A Dutch Go Player in Davis

    By Michiel WallisDeVries

    I came to Davis last year in spring and will stay until October, when I will return to the Netherlands. I am working as a postdoc on grazing behavior research in the UCD Department of Agronomy & Range Science. Go has been one of my favorite hobbies since 1978 when I started studies in biology at the Agricultural Univ. in Wageningen, The Netherlands.

    Dutch Go players have been the terror of many a tournament since the late 60's. Ronald Schlemper, now about 32 years old, has been the strongest Dutch player and one of the top amateur players in the world for over a decade now. He studied in Japan and gained the status of a first Dan professional there. Still, go is not widely known in the Netherlands. Although it is quite popular in university towns, especially among students of mathematics and informatics, it receives marginal attention in the schools and the media. The Dutch Go League probably has no more than 2000 members today. (The Netherlands have 15 million inhabitants). My Wageningen club often stood on the point of extinction.

    I was quite a fanatic go player in the first 6 years after I started to play, participating in many Dutch tournaments and beating Ronald Schlemper in a simultaneous exhibition he gave, with 9 stones on the board for me. Still, he tricked me into lots of ugly moves and I felt ashamed not being able to show him some more elegant play. Over the last 10 years I have played rather infrequently, with the work load building up. Still, I guess that I have not lost too much of my 1st kyu ranking that I had in the good old days. At least I seem to do reasonably well here in Davis. But then there is a tournament saying, "Beware of Dutch first kyu," which perhaps has some truth in it. (In the Netherlands the promotion to Shodan is more difficult to achieve than in other countries.) What I would like to see more often here is that some people analyze some curcial moments in a game after it is over - it is fun and you can learn a lot from it or it may encourage you to dig up some theory. Also, I miss the 20 minute games against the clock: although they are mostly very messy, they also sharpen your go-intuition and lead to hilariously improbable shifts in the balance on the board.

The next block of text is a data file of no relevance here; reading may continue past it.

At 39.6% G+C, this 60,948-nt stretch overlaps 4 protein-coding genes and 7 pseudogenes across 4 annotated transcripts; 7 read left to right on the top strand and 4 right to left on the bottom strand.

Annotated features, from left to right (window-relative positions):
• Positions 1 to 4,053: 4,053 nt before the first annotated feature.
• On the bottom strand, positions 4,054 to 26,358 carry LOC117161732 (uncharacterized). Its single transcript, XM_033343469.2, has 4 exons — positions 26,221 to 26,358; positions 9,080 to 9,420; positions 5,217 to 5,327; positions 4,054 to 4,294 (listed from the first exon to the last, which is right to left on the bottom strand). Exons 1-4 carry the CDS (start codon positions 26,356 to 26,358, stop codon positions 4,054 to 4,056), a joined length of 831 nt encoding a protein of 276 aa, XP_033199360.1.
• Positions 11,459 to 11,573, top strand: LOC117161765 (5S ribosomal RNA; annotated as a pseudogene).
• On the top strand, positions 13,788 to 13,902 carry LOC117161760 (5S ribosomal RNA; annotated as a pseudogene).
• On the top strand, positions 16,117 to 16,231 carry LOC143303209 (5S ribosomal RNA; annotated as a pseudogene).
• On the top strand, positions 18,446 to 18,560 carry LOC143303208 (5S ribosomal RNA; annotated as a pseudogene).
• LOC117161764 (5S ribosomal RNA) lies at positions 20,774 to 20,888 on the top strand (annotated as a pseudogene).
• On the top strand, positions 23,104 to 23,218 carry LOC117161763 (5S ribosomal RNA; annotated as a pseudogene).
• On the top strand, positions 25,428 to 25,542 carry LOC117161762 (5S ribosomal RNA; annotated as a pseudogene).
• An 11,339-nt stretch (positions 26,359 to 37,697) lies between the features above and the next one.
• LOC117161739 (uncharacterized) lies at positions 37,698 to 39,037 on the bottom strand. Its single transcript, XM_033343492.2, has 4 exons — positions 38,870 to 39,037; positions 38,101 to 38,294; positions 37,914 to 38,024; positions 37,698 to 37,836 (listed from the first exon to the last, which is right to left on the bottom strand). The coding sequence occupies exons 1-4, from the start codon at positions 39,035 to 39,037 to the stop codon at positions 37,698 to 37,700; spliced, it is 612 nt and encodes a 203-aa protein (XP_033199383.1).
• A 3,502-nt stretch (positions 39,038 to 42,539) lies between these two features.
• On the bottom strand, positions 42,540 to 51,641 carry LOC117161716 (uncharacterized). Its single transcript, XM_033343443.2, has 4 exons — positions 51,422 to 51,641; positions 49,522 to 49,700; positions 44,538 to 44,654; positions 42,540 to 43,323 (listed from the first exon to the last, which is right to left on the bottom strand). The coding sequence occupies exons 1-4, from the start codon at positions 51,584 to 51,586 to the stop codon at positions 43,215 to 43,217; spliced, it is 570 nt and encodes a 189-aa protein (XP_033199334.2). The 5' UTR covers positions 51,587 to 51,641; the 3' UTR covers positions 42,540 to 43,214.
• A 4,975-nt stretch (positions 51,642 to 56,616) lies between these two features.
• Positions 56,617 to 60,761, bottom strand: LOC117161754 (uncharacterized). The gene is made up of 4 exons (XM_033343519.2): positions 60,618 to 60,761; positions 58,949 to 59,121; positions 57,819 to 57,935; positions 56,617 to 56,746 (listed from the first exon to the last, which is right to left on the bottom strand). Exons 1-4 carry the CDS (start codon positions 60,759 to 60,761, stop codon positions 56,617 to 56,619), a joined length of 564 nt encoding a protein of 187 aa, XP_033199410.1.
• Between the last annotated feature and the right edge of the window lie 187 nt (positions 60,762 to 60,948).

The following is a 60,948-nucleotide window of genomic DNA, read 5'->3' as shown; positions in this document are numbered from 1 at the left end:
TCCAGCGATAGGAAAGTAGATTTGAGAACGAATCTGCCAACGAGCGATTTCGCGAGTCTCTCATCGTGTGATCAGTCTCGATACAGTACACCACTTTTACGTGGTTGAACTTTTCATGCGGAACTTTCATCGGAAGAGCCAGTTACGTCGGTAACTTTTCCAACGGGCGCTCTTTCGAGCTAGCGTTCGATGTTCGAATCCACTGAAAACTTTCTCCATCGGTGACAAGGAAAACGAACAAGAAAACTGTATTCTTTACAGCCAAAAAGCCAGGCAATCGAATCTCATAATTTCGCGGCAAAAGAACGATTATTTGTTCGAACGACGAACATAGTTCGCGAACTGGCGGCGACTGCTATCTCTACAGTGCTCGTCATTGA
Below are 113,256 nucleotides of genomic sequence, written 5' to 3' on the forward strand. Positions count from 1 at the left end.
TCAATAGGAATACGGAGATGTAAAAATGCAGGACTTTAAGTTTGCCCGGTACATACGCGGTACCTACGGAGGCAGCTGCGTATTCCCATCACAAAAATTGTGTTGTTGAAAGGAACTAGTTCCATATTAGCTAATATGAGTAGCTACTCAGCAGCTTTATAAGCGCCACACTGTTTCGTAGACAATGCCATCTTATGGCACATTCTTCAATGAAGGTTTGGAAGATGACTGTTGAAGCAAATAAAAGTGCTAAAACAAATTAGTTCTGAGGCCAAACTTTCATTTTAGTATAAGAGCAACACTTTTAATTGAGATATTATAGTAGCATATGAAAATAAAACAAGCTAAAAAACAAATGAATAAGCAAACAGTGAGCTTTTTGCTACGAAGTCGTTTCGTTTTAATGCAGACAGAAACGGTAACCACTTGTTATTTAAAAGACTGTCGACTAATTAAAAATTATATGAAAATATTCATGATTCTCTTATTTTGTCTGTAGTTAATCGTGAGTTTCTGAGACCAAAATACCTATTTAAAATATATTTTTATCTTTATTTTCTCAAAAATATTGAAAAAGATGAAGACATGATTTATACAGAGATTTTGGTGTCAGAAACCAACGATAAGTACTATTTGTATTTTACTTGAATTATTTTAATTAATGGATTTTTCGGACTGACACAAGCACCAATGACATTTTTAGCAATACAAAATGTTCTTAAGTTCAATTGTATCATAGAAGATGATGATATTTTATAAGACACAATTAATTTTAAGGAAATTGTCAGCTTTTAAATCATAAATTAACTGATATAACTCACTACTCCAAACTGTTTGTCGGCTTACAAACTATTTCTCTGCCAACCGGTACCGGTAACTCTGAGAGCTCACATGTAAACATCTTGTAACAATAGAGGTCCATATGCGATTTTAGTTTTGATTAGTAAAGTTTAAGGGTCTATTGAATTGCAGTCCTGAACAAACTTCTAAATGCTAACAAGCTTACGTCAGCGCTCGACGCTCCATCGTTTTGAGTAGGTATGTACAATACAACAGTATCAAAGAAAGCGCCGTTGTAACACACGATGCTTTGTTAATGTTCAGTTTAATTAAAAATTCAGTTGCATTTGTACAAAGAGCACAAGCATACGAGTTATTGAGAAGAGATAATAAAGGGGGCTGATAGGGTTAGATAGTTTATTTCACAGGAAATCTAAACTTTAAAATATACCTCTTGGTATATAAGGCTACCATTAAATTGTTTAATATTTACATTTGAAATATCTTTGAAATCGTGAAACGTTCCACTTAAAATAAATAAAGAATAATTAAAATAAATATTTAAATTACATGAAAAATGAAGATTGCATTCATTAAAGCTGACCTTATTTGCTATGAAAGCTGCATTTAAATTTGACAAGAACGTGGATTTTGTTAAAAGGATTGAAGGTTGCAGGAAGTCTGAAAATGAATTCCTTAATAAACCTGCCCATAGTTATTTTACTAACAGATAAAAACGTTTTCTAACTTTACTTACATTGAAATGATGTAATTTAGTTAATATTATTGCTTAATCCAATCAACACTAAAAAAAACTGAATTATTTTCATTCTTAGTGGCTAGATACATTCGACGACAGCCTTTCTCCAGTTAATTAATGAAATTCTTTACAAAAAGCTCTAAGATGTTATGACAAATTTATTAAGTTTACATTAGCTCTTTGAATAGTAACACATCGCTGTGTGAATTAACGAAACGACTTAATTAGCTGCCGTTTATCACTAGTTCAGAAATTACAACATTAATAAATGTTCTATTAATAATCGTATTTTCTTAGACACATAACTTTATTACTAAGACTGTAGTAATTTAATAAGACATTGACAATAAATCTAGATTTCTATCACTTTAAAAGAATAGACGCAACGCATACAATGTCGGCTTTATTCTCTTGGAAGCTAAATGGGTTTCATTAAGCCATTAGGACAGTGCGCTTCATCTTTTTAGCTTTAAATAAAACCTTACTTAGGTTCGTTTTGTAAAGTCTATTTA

Well, each time I play I plan to take more time for this fascinating game. As an ecologist, I love to see the intricate connections between the different stones on the board and the enormous impact that one tiny difference may have on the outcome of the game. So I hope you will see more of me this summer!

    Odds 'n' Ends

    By Frank Berkenkotter

    The whirlwind era of Abronson comes to a temporary(?) end, as Louis moves on to further law study in Alaska. Our loss. Fortunately, the Internet exists, as what Alaska has in beauty, it does not have in Go players. Stay in touch.

    Brian Foster hurled down the gauntlet challenging the D/SGC to a team event with the SF Go Club. I accepted immediately. The D/SGC is undefeated in team go (based on our only match with the Sonoma Club). So if the SF Go Club will come to Davis, we'll pick a four person team from Dan to mid-kyu strength. Team go anyone.

    We still do not have permanent clocks, however, Brian Foster brought some up from S.F. for the last tournament. As I am in the Bay area frequently, I am hoping to borrow enough clocks for our tournaments.

    Rating Tournament

    We plan to make the September 6th tournament an AGA rated event. This means that all players would need to be at least limited members of the AGA, which costs $5.00.

    In the future, we sould continue to have an AGA rated tournament in September of each year.

    Modified last on December 14, 1997 by Jeff Newmiller.
    (Comments and suggestions welcome.)